(New York) Boeing suffered a hefty loss of $3.3 billion in the third quarter, mostly due to past charges for its defense programs, including the Air Force One presidential jet and the KC-46 tanker.
Updated yesterday at 17:51
“Our revenues and profits were significantly impacted by losses on fixed-price development programs in our defense businesses due to estimated higher manufacturing and supply costs as well as technical issues,” the report said. Message to staff Dave Calhoun, CEO of American Aircraft Company.
In an interview with CNBC, Mr. Calhoun acknowledged that the price obtained by former President Donald Trump in renegotiating the contract for Air Force One in early 2018 was too low and should not have been set as a reserve.
“Nearly every industry faces challenges related to supply, inflation, labor and the macroeconomic situation – and we are certainly no exception,” the chief executive added in his letter to staff.
For the July-September period, Boeing’s loss per share, adjusted for extraordinary items, was $6.18, with analysts expecting an increase of 2 cents.
Its turnover reached $16 billion, which is 4% more than in one year, but far from the $17.9 billion expected by the market.
On the good news side, however, Boeing said it is on track to achieve positive free cash flow in 2022, a metric that shows a company’s ability to invest or pay dividends to its shareholders.
But Boeing shares were down 8.8% at the close on Wall Street Wednesday night.
Pessimism about China
In defense, aviation and security programs, losses were $2.8 billion.
In addition to the KC-46 and Air Force One, losses were recorded on the MQ-25 tank drone, the T-7 military trainer aircraft, and also in the space flight programs.
“We can hope that the massive load on these programs will be the last for some time,” Michel Merluzeau of the AIR cabinet told AFP.
Boeing’s commercial division, on the other hand, benefited from the continued recovery in air travel, with the company generating revenue of $6.3 billion (+40%). However, it remains in the red ($-643 million).
“Demand has never been stronger and it’s happening all over the world,” Calhoun told CNBC.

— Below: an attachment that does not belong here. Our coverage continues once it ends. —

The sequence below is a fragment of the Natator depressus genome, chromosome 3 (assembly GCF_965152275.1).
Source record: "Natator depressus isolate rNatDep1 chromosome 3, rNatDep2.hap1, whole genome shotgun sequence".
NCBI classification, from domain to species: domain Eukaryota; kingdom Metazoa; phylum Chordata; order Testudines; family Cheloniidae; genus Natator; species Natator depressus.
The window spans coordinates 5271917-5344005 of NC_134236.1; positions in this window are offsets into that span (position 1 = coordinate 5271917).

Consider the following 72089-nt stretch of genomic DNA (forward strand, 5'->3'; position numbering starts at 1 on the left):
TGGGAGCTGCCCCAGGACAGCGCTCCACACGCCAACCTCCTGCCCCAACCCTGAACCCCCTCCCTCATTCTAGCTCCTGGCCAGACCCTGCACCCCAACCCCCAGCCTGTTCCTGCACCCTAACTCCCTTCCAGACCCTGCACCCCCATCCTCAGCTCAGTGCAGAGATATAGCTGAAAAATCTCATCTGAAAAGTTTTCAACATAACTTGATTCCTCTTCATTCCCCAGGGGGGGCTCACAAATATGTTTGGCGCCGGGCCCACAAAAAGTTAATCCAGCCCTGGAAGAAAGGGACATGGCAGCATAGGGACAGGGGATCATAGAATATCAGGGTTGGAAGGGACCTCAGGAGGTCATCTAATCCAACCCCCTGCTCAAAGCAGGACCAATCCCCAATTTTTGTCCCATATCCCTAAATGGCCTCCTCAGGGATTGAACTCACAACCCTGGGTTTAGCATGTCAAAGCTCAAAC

On the other hand, he was much more pessimistic about China, estimating during a conference call with Wall Street analysts that resuming deliveries of the 737 MAX to its Chinese customers was unlikely due to “geopolitical risks between Washington and Beijing.
The MAX, the US aircraft manufacturer’s flagship model, has been banned from flying in China since 2019 after two fatal accidents.
While the MAX-9 has returned to service in the rest of the world, the MAX-7 and MAX-10 variants have not yet been certified in the United States. Boeing hopes to get a waiver from the US Congress by the end of the year to extend the certification deadline.
“We remain confident that we can achieve an extension of this deadline because it is the safest response,” Mr. Calhoun said during a presentation of results to analysts.
Boeing delivered 112 planes to its customers in the third quarter, including 9 examples of the 787. Deliveries of the long-haul jet, suspended more than a year after manufacturing defects were discovered, resumed in August.
And in the same period, 88 examples of the 737 MAX were delivered.
US-based Alaska Airlines also announced Wednesday an order for 52 737 MAX aircraft, including 42 MAX-10s.
“In our analysis, commercial production has not stabilized and will not return to a more regular and sustainable pace until the fourth quarter of 2023,” Mr Merluzeau said, however.
Boeing is unlikely to “reach 400 MAX deliveries this year, we expect a number closer to 350 or 360,” the expert said.